Tax Services El Dorado AR

There are plenty of business tax savings in the system without resorting to illegal strategies that can come back to bite you. Stay away from tax evasion schemes. Here are a few legitimate strategies you can implement now.

H&R Block
(870) 875-1915
1803 N WEST Ave STE A
EL DORADO, AR

Data Provided by:
Mr. Charles W. Beale (RFC®), CFP, CLU
(501) 922-9259
25255 Highway 5, #J
Lonsdale, AR
Company
C.W.
Qualifications
Education: BA
Years of Experience: 47
Membership
IARFC, MDRT, FPA, SFSP, NAIFA
Services
Invoice, Estate Planning, Retirement Planning, Tax Planning, Seminars Work, Annuities, Life Insurance, Long Term Care Insurance, Asset Protection

Data Provided by:
H&R Block
(501) 525-0544
224 CORNERSTONE blvd
HOT SPRINGS, AR

Data Provided by:
H&R Block
(501) 778-6332
1418 MILITARY rd
BENTON, AR

Data Provided by:
Jackson Hewitt
(479) 641-0099
404 N Church Street
Atkins, AR

Data Provided by:
Mr. Jon Richard Abele (RFC®), JD
(870) 856-3441
2200 Hwy 62/412
Hardy, AR
Qualifications
Education: BA, JD
Years of Experience: 35
Membership
IARFC, Bar
Services
Invoice, Estate Planning, Business Planning, Retirement Planning, Tax Planning, Charitable Planning, Asset Protection, Compensation Plans

Data Provided by:
Arkansas Accounting Co
(501) 374-0247
1922 W 3rd St
Little Rock, AR
 
H&R Block
(870) 246-5131
112 WP MALONE dr STE F
ARKADELPHIA, AR

Data Provided by:
Jackson Hewitt
(479) 571-1010
4004 N College Ave
Fayetteville, AR

Data Provided by:
H&R Block
(870) 563-5710
926 W KEISER
OSCEOLA, AR

Data Provided by:
Data Provided by:

Tax Saving Strategies

Provided By: 

It's Not What Your Business Makes That Counts — It's What You Get To Keep!
By Patrick Astre

There are two things in life you don’t want to watch closely as they’re made; the first is sausages, the second is tax laws. While death and taxes are inevitable, death doesn’t get worse every time Congress meets. The constant push-pull of special interests, partisan, and “pork barrel” politics left us with an income tax system that is convoluted and overly complex.

There are a great number of tax-saving opportunities available to business owners. Sad to say, many of these opportunities are not well known and often ignored even by tax planners, CPAs and attorneys. By not using them, you will have “volunteered” to pay more taxes.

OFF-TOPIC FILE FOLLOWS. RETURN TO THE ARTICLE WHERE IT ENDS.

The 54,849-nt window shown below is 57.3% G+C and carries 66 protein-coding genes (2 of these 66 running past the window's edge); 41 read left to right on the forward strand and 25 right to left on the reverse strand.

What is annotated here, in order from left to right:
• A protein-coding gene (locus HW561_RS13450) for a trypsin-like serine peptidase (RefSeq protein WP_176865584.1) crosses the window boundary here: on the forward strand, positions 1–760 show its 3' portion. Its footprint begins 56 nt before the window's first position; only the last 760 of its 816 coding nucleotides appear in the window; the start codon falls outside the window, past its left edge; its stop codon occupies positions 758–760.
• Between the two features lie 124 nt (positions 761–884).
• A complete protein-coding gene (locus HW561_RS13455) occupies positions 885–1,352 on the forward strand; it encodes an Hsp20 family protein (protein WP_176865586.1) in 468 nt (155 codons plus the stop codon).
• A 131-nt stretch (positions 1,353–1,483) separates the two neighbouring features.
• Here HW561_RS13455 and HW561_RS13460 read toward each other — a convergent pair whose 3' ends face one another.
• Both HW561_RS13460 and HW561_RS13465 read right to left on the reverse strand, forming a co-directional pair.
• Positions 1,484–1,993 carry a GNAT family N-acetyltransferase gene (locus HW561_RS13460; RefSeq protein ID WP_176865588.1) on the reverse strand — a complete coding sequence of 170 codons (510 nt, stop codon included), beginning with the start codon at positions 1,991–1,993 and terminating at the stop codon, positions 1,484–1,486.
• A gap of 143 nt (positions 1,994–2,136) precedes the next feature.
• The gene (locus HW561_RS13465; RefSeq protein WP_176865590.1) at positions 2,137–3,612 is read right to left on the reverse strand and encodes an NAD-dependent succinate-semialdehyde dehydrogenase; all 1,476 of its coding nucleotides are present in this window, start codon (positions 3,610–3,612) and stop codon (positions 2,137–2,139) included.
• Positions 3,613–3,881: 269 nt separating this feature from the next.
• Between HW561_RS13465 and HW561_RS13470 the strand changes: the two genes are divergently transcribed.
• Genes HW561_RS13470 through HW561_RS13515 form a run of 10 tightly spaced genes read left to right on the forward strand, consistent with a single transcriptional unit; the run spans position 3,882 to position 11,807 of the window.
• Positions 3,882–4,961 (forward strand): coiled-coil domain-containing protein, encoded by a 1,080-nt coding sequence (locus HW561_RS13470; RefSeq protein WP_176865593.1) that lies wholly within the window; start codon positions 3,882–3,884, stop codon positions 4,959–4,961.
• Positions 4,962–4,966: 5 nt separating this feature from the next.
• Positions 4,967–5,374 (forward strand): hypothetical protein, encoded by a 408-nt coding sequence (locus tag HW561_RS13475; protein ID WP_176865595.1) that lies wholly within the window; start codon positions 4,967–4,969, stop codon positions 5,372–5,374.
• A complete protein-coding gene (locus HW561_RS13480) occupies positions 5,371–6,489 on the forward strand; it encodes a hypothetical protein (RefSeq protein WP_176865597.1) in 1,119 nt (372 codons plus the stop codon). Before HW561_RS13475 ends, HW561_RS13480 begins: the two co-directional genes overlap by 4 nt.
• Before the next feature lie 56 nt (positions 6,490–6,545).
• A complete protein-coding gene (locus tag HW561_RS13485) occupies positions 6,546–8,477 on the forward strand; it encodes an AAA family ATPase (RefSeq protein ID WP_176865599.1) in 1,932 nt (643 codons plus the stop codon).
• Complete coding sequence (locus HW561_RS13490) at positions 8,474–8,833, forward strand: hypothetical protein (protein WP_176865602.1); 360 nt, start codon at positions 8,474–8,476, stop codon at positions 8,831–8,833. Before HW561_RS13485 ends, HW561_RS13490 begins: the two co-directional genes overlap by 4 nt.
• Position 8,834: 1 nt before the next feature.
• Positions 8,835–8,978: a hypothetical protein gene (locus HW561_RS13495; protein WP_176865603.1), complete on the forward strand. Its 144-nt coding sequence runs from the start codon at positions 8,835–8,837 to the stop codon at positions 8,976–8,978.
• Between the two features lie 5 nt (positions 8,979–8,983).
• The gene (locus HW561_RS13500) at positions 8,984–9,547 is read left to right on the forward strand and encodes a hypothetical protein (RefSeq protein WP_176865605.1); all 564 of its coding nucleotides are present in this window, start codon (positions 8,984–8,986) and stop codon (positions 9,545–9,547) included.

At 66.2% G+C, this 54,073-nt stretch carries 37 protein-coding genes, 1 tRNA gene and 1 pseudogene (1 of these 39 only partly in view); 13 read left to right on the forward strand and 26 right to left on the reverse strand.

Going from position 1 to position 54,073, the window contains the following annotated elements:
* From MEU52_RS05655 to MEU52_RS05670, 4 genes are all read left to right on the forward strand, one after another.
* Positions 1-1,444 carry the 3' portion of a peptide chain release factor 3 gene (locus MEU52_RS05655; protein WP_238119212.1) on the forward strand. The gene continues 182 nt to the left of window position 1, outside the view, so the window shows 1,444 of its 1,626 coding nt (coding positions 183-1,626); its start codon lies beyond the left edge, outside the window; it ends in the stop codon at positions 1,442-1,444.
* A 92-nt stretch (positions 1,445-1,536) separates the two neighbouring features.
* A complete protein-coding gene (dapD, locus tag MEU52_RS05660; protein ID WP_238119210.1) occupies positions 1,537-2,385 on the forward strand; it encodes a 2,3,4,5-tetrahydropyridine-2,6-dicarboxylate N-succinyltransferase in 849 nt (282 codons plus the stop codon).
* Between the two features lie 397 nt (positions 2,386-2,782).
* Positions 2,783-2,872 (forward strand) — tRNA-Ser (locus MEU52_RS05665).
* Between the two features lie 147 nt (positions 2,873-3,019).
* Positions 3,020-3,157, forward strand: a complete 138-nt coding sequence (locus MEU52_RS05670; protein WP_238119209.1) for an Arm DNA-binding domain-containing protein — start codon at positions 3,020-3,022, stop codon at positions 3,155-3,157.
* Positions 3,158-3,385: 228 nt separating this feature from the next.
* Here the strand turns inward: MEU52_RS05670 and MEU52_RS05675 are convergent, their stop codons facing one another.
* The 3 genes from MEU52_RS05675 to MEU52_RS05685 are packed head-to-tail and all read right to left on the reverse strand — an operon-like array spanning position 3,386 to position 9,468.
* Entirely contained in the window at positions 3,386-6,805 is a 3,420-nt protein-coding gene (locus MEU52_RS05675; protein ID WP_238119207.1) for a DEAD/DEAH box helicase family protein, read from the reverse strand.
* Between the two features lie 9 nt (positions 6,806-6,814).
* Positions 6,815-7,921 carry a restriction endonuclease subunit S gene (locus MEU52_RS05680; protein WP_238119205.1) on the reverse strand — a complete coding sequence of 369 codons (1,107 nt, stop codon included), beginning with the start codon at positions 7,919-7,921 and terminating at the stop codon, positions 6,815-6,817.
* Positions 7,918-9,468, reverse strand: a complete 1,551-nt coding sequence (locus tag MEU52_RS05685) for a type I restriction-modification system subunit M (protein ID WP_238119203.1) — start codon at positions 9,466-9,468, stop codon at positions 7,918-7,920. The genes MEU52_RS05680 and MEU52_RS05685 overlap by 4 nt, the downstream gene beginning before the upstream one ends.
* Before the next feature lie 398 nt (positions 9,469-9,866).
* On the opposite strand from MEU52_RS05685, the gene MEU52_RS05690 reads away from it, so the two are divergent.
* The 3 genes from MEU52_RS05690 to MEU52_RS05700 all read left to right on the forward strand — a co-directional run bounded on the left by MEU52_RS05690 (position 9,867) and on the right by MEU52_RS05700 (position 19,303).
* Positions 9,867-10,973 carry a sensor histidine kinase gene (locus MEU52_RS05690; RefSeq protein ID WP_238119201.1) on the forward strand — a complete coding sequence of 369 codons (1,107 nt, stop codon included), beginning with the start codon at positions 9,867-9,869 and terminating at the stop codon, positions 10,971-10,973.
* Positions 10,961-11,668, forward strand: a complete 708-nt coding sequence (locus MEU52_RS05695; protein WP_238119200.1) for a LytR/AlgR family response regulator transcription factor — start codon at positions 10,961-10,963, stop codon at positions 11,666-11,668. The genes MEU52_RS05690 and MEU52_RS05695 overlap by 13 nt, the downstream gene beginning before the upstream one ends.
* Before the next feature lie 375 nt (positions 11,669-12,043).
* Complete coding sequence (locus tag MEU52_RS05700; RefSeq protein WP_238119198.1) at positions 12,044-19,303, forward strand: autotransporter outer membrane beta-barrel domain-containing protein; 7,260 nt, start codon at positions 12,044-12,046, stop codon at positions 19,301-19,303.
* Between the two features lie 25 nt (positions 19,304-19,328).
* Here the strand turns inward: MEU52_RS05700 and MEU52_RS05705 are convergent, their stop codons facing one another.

Let’s get one thing out in the open at the get-go: Everything this article covers is legal, audit-tested, and rooted well within the IRC (Internal Revenue Code.) So let’s get started so you can keep more of that hard-earned money from your business.

There are plenty of business tax savings in the system without resorting to illegal strategies that can come back to bite you. Stay away from tax evasion schemes. Here are a few legitimate strategies you can implement now:

• Rent part of your home to your business. Many business owners use part of their homes for business, second office, storage, etc., and yet those expenses are not deducted. Determine the portion of your home that is used for business, and rent it to your corporation or LLC. Rent should be reasonable and average for your area. You must report the income on Schedule E of your personal tax return (1040), but you will apply a percentage of deductions against that income such as utilities, home insurance, maintenance, and depreciation, etc. that you cannot use otherwise.

• Don’t fear the home office deduction. If you operate as a sole proprietor, you cannot rent part of your home to yourself; however, you can use the home office deduction. A court ruling in the late ‘80s resulted in that deduction being outlawed and denied to many businesses. Legislation two years later overturned this ruling and restored the deduction. Home office deductions are legitimate and allowed by the IRC. As in all deductions, be sure to keep documentation to back it up.

• Don’t neglect business use of your automobile. Simply because you don’t use your car often in your business, it doesn’t mean you shouldn’t deduct the amount that you do use. Keep a log of your business mileage, reimburse yourself by using the IRS mileage rate, and deduct it on your business tax return. Do not include commute to and from your business, and make sure to document the business reason for auto usage.

• Make your spouse part owner (shareholder) of your Sub S Corporation. A recent tax court ruling held that any money paid sole shareholders of “S” corporations from the business must be taken as payroll. That’s because “S” distributions are not subject to payroll taxes, and the...

Click here to read more from Home Business Magazine

© Copyright 2013 Home Business Magazine. All Rights Reserved. Privacy Policy | Terms and Conditions
Infoswell Media